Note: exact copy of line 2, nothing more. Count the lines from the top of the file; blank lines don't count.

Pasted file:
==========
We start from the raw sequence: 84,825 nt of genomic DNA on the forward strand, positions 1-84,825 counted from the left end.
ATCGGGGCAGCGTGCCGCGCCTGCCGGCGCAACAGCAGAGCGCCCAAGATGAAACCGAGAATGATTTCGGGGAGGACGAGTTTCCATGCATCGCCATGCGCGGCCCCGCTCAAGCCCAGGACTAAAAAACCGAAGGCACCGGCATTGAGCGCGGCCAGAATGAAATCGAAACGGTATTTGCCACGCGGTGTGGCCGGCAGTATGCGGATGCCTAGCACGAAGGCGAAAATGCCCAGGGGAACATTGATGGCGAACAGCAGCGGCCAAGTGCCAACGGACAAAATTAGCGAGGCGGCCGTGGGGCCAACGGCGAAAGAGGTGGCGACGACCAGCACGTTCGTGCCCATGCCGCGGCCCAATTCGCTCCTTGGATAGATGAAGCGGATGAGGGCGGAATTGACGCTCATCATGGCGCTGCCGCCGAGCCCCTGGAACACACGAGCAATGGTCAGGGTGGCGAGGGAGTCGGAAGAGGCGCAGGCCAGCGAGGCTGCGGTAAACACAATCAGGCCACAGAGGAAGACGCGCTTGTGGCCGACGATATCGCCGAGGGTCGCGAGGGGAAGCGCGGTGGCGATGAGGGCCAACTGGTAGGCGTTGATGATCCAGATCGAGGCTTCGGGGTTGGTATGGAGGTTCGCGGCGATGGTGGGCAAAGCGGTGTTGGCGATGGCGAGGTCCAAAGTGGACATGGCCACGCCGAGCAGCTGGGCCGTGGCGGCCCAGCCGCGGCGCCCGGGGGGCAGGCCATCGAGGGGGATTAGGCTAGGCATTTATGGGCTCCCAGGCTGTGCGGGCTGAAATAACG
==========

ATCGGGGCAGCGTGCCGCGCCTGCCGGCGCAACAGCAGAGCGCCCAAGATGAAACCGAGAATGATTTCGGGGAGGACGAGTTTCCATGCATCGCCATGCGCGGCCCCGCTCAAGCCCAGGACTAAAAAACCGAAGGCACCGGCATTGAGCGCGGCCAGAATGAAATCGAAACGGTATTTGCCACGCGGTGTGGCCGGCAGTATGCGGATGCCTAGCACGAAGGCGAAAATGCCCAGGGGAACATTGATGGCGAACAGCAGCGGCCAAGTGCCAACGGACAAAATTAGCGAGGCGGCCGTGGGGCCAACGGCGAAAGAGGTGGCGACGACCAGCACGTTCGTGCCCATGCCGCGGCCCAATTCGCTCCTTGGATAGATGAAGCGGATGAGGGCGGAATTGACGCTCATCATGGCGCTGCCGCCGAGCCCCTGGAACACACGAGCAATGGTCAGGGTGGCGAGGGAGTCGGAAGAGGCGCAGGCCAGCGAGGCTGCGGTAAACACAATCAGGCCACAGAGGAAGACGCGCTTGTGGCCGACGATATCGCCGAGGGTCGCGAGGGGAAGCGCGGTGGCGATGAGGGCCAACTGGTAGGCGTTGATGATCCAGATCGAGGCTTCGGGGTTGGTATGGAGGTTCGCGGCGATGGTGGGCAAAGCGGTGTTGGCGATGGCGAGGTCCAAAGTGGACATGGCCACGCCGAGCAGCTGGGCCGTGGCGGCCCAGCCGCGGCGCCCGGGGGGCAGGCCATCGAGGGGGATTAGGCTAGGCATTTATGGGCTCCCAGGCTGTGCGGGCTGAAATAACG